“Illinois Eavesdropping Laws: Bill Would Expand Recording Rights For Police, But Not The Public” @ Huffington Post

Posted on April 4, 2012

April 4, 2012: “Though legislation that would have allowed private citizens to record police officers while on the job in public spaces was killed by the Illinois state legislature last month, a new bill aimed at carving out new exceptions to the state’s so-called eavesdropping law advanced last week.

The proposal, House Bill 4081, would allow undercover police officers to audio record suspected drug offenders without a judge’s prior approval. The measure, sponsored by state Rep. Jehan Gordon (D-Peoria) was approved by a vote of 99-12 in the state House of Representatives last Friday.

Police groups are backing the proposal. Terry Lemming, Illinois Drug Enforcement Officers Association president, explained to the Chicago Tribune that, based on his experience of working as an undercover officer, “I didn’t see the sense in spending all these hours drafting a court order when I could have already gone out and arrested a guy selling on the corner right there, and I think that’s the feeling of many narcotics officers.”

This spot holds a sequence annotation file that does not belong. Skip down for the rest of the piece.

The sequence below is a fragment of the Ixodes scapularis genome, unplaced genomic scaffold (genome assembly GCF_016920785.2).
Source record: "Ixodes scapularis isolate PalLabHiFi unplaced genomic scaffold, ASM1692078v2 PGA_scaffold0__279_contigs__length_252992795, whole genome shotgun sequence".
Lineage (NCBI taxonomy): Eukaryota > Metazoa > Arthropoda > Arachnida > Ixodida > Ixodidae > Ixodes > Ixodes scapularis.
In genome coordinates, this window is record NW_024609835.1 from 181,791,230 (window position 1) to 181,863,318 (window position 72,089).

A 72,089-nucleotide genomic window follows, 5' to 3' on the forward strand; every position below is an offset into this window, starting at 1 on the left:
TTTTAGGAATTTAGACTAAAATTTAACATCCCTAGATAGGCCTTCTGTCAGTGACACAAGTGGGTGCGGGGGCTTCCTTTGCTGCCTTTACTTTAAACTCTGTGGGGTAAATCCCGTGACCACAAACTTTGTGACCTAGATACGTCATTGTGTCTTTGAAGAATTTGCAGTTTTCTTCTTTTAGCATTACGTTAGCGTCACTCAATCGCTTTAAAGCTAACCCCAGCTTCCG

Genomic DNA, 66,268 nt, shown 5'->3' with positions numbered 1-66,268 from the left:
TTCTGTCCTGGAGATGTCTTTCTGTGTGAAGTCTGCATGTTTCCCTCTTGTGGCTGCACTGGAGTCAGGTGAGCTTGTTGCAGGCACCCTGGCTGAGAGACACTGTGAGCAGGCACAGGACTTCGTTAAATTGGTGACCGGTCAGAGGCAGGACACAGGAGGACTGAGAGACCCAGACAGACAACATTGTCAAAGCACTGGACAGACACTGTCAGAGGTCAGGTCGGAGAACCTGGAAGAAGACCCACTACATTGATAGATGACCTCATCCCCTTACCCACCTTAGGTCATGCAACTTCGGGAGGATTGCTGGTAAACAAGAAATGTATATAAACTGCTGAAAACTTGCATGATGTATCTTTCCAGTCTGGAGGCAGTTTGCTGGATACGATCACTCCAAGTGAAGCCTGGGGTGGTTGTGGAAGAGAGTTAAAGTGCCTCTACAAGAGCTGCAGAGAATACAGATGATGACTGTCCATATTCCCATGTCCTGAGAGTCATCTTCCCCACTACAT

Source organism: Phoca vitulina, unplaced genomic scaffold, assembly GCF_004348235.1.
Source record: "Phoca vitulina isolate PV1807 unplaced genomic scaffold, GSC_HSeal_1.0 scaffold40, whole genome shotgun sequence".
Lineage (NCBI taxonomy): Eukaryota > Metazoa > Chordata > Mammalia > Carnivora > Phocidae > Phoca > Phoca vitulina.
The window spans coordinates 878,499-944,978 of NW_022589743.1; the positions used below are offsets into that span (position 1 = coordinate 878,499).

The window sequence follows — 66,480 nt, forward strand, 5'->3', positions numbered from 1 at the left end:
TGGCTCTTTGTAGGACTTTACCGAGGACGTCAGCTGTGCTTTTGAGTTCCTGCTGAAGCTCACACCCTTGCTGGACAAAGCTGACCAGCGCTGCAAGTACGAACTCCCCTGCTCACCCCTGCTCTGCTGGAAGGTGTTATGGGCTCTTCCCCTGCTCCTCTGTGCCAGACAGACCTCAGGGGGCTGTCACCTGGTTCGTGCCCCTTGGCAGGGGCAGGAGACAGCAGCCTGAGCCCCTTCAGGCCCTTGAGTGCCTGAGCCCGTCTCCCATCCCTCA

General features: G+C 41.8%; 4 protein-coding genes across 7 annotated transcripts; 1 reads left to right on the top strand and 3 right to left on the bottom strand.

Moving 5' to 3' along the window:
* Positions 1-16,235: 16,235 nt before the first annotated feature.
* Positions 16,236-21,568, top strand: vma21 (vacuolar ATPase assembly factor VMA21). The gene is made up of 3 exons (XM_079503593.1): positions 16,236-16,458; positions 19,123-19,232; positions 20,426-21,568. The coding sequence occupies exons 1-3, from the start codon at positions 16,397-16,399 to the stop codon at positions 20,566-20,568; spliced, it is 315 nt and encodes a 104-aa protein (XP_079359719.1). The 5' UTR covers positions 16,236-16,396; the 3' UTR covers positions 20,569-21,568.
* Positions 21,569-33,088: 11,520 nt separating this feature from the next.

But those opposed to the state’s controversial eavesdropping law as it currently is written say that granting this allowance to officers — even as this specific bill only addresses drug investigations — could present a slippery slope into police seeking a green light to record those suspected of other crimes, according to the Tribune…………………………………………….”

Read more at Huffington Post.